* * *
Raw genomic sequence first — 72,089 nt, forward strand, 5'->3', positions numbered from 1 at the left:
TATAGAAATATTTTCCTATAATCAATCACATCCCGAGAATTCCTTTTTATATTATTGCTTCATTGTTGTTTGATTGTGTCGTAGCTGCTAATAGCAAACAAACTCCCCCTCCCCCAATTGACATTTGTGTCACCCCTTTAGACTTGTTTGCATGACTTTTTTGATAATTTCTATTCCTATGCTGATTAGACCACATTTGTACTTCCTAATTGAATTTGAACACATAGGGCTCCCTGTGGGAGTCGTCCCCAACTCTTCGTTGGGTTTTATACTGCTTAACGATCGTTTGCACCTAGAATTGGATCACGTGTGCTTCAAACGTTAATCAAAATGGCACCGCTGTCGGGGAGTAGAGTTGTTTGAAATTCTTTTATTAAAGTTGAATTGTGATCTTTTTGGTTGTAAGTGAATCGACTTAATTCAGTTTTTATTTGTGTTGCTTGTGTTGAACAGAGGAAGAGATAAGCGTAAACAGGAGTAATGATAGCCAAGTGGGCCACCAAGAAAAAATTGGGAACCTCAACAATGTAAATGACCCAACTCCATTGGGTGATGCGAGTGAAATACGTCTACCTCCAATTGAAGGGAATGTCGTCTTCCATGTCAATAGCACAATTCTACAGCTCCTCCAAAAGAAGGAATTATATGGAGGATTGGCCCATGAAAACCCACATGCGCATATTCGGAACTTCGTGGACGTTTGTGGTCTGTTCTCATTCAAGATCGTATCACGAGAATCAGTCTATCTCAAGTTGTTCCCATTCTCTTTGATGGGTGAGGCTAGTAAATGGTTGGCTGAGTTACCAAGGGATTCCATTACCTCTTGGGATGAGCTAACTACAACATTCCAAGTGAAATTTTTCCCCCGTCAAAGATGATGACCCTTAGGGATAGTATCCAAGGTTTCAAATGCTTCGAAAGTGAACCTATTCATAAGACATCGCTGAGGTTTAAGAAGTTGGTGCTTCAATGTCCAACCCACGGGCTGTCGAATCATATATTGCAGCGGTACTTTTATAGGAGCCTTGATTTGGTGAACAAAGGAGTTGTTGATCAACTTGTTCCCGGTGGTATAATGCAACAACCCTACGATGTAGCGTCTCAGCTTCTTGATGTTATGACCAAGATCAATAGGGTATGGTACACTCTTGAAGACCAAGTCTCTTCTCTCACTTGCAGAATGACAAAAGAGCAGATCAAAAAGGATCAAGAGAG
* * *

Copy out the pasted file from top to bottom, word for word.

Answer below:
Raw genomic sequence first — 72,089 nt, forward strand, 5'->3', positions numbered from 1 at the left:
TATAGAAATATTTTCCTATAATCAATCACATCCCGAGAATTCCTTTTTATATTATTGCTTCATTGTTGTTTGATTGTGTCGTAGCTGCTAATAGCAAACAAACTCCCCCTCCCCCAATTGACATTTGTGTCACCCCTTTAGACTTGTTTGCATGACTTTTTTGATAATTTCTATTCCTATGCTGATTAGACCACATTTGTACTTCCTAATTGAATTTGAACACATAGGGCTCCCTGTGGGAGTCGTCCCCAACTCTTCGTTGGGTTTTATACTGCTTAACGATCGTTTGCACCTAGAATTGGATCACGTGTGCTTCAAACGTTAATCAAAATGGCACCGCTGTCGGGGAGTAGAGTTGTTTGAAATTCTTTTATTAAAGTTGAATTGTGATCTTTTTGGTTGTAAGTGAATCGACTTAATTCAGTTTTTATTTGTGTTGCTTGTGTTGAACAGAGGAAGAGATAAGCGTAAACAGGAGTAATGATAGCCAAGTGGGCCACCAAGAAAAAATTGGGAACCTCAACAATGTAAATGACCCAACTCCATTGGGTGATGCGAGTGAAATACGTCTACCTCCAATTGAAGGGAATGTCGTCTTCCATGTCAATAGCACAATTCTACAGCTCCTCCAAAAGAAGGAATTATATGGAGGATTGGCCCATGAAAACCCACATGCGCATATTCGGAACTTCGTGGACGTTTGTGGTCTGTTCTCATTCAAGATCGTATCACGAGAATCAGTCTATCTCAAGTTGTTCCCATTCTCTTTGATGGGTGAGGCTAGTAAATGGTTGGCTGAGTTACCAAGGGATTCCATTACCTCTTGGGATGAGCTAACTACAACATTCCAAGTGAAATTTTTCCCCCGTCAAAGATGATGACCCTTAGGGATAGTATCCAAGGTTTCAAATGCTTCGAAAGTGAACCTATTCATAAGACATCGCTGAGGTTTAAGAAGTTGGTGCTTCAATGTCCAACCCACGGGCTGTCGAATCATATATTGCAGCGGTACTTTTATAGGAGCCTTGATTTGGTGAACAAAGGAGTTGTTGATCAACTTGTTCCCGGTGGTATAATGCAACAACCCTACGATGTAGCGTCTCAGCTTCTTGATGTTATGACCAAGATCAATAGGGTATGGTACACTCTTGAAGACCAAGTCTCTTCTCTCACTTGCAGAATGACAAAAGAGCAGATCAAAAAGGATCAAGAGAG